Bennett College Home Economics Students, circa 1900.
A highlight of the collection are photographs from a political rally in support of Shirley Chisholm.
Students at rally for Shirley Chisholm
Shirley Chisholm, 1972
The African American all women college of Bennett is located in Greensboro, N.C. Bennett is filled with a rich tradition and historic legacy that will never be surpassed, we are proud to partner with them and to help preserve their heritage. To learn more about the Bennett College collections click here.
Gittens / Ward Home Economics Club Newsletter, September 17, 1988
We’ve recently worked with Braswell Memorial Library (Rocky Mount, N.C.) to digitize oral histories, written stories, and a manuscript all created for the book Flooded: Reflections of Hurricane Floyd. Compiled by the Friends of Braswell Library, Flooded represents the culmination of an effort to document what happened in Nash and Edgecombe counties twenty years ago today. On September 16, 1999 Hurricane Floyd hit North Carolina and caused catastrophic flooding throughout the eastern part of the state. Fatalities, displaced families, and property loss marked its passing.
The collection includes interviews with and stories from firefighters and other emergency personnel, city officials, and residents. Many of the interviews include both audio and a transcript. You will also find the original copies of stories included within Flooded, as well as a pre-print version of the book.
Thanks to Braswell Memorial Library and its Friends group for bringing this collection for digitization. Explore the entire Flooded collection or all of the materials we’ve digitized for Braswell Memorial Library.
Twenty new items from the Grand Lodge of Ancient, Free and Accepted Masons of North Carolina are now online, thanks to their continued partnership. These recently digitized materials are mostly comprised of minute books recording various lodges’ meetings, but also includes some petitions for establishing or reestablishing new lodges, a charter for a new lodge, members listings, an address to a lodge, and a scrapbook. Geographically, the new additions document masonic activities in Raleigh, Halifax, High Point, Trenton, Charlotte, Oxford, Lincolnton, Smithfield, and Wilmington, North Carolina. The materials span centuries, with a copy of the Charter for the Royal White Hart Lodge No. 403 of Halifax from 1767 and a scrapbook from the Numa F. Reid Lodge No. 344 of High Point from the 1960s.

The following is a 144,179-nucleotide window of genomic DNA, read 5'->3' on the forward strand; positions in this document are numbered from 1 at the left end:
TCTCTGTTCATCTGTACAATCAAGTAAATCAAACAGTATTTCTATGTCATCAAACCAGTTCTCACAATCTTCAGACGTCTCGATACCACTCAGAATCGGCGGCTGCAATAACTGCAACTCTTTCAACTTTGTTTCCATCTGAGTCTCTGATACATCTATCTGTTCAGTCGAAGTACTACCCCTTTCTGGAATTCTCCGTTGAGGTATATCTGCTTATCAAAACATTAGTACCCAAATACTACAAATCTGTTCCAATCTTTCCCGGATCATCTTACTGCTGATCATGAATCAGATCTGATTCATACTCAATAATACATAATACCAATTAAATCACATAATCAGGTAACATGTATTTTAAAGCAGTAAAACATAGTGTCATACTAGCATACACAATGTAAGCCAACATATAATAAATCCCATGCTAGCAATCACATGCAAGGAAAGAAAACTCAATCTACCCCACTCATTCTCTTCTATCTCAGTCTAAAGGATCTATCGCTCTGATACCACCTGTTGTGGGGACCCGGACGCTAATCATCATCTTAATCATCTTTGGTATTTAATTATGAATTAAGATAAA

To learn more about The Grand Lodge of Ancient, Free and Accepted Masons of North Carolina, visit their partner page or their website.
Laborers threshing wheat on the Carpenter farm
Agriculture is the theme of our latest digitized collection. Our partner the Historical Association of Catawba County provided photographs from the 1920’s through the 1950’s that show farm workers, mills, and the cultivation of crops from that era. There are also pictures of farm equipment and farm animals such as horses, mules, and cows. And if you have ever wondered how farmers threshed wheat, there are a few photographs that will show you how its done. Other photographs include farmers proudly displaying their crops and farm animals. While the majority of photographs were taken in Catawba county, there are pictures from other counties throughout North Carolina. To see all of the photographs in this collection click here.
A man, a police officer, and two large watermelons.
The ripples of the Civil War still resonate throughout the United States, especially in the south. North Carolina seceded from the Union in 1861 and joined the confederacy in its fight to maintain the institution of slavery. North Carolina was host to numerous battles during the war and there has been much historical research of those encounters and how towns and people were affected by those tumultuous events. Primary source materials from the Civil War and Reconstruction era are useful for better understanding our past, present, and improving our future as fellow citizens of North Carolina.